I fell into a deep depression, confused by all of the soul searching about my dreams and if they were still my dreams.
Everyone thought they were doing the best thing for me, pushing me towards my dreams. But in the tears of indecisiveness I had to ask, what if we grow out of our dreams? What if they become an old skin, too small or too big with our growth into ourselves, or with the loss of baggage that no longer fills us to the point of heavy bursting? This was a moment in which I had to decide if this dream still defined me and created a part of me.
I began to see lifelong dreams as snake skins that we shed from ourselves from time to time. A necessary changing part of the seasons, of life. We are still ourselves. We still have our skins. We can still be hurt by this process yet we still come out whole. In my soul searching I found truth in this idea. It comforted me. I was not “giving up” my dream. I had metamorphosed into something that didn’t need that old skin (dream) any more. It was keeping me from moving through life to the best of my ability. It was time to let it go. It is okay to let go of your dreams sometimes. They served us well when they traveled with us. We need to let go of the strings and admire them from afar sometimes. Are they weighing you down? Or lifting you up? My dream of thru hiking with its long term commitment and major life changes was weighing me down. Heavily constricting my ability to breathe. With tears and not a little ripping I moved on.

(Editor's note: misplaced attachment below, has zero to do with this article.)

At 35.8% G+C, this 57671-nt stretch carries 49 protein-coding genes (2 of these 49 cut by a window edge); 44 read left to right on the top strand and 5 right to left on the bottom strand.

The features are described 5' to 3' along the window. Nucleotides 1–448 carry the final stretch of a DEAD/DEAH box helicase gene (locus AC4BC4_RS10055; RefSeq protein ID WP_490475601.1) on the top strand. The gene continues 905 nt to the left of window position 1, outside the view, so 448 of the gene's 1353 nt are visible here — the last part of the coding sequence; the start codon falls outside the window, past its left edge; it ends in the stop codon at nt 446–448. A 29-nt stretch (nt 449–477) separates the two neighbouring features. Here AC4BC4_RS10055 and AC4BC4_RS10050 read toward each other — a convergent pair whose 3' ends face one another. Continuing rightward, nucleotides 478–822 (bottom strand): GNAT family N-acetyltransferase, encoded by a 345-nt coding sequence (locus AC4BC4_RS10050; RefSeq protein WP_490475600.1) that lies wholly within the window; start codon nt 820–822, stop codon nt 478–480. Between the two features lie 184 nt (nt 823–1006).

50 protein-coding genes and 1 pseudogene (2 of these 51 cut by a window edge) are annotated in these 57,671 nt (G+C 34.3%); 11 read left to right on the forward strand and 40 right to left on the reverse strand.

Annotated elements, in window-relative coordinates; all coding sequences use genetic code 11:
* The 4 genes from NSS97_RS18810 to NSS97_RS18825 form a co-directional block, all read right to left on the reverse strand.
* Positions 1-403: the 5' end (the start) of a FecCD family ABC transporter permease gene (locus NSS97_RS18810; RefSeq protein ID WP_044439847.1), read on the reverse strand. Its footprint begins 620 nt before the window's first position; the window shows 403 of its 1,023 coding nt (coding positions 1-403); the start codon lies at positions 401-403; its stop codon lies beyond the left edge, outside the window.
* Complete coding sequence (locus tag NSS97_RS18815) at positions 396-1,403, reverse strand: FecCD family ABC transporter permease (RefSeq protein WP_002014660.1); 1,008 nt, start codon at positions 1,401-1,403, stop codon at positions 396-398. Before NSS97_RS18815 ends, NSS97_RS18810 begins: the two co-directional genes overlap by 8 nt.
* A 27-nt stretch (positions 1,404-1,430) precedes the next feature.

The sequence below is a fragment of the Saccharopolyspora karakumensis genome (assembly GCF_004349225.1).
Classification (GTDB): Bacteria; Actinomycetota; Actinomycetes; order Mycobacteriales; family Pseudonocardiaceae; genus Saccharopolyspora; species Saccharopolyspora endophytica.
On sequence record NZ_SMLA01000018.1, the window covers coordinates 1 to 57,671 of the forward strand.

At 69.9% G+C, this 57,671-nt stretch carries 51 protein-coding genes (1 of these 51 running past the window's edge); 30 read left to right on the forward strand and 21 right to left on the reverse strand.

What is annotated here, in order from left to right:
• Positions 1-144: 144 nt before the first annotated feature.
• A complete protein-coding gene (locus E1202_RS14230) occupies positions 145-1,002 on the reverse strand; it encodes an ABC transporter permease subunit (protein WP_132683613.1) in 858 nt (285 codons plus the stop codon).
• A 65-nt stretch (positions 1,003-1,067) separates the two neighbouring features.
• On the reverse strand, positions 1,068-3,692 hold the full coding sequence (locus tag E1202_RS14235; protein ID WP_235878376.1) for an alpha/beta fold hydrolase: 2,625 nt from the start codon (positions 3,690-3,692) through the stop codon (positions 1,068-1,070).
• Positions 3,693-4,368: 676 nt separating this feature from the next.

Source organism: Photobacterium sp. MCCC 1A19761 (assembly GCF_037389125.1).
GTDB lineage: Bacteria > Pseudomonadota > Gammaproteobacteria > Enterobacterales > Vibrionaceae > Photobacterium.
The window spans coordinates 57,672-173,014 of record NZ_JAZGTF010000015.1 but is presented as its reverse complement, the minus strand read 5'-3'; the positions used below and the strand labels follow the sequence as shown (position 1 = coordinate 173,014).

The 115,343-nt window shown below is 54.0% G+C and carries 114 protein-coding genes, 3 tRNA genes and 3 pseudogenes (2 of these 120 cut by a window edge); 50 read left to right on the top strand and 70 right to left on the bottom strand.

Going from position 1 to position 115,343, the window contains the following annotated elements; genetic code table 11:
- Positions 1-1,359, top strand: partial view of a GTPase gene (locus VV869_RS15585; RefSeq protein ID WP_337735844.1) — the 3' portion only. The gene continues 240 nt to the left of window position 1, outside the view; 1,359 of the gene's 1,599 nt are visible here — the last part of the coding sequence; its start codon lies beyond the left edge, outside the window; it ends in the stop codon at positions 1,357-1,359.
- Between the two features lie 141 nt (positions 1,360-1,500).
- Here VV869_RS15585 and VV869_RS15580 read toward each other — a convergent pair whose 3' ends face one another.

So now I’m officially embracing the idea of section hiking. I cannot thank all the people who have played a role by listening (Brooke, Brandon, and April certainly paid their dues), by sending me quotes, Bible versus, words of wisdom, stories from their lives and more.. (you all know who you are and though I haven’t thanked you each one by one, I will thank you every day I read your words printed out on 5 fabulous pieces of paper on the trail. You are all my heroes), and by believing in me and being encouraging you have helped me more than words can say. Thank you to all of my new friends on WhiteBlaze who helped me plan, gave words of encouragement and gear help (Lindsey, Mike, and the Counselor!) and to all the people in all the gear stores (and who went with me to gear stores) who patiently waited for me to be befuddled and slow about all the new gear options.
I take a piece of each of you with me on the trail. Each time I do the trail. A dream in pieces. I am not ashamed of changing my dreams…
And now to leave you with a happy pic of the whole reason for this blog: Whiskey.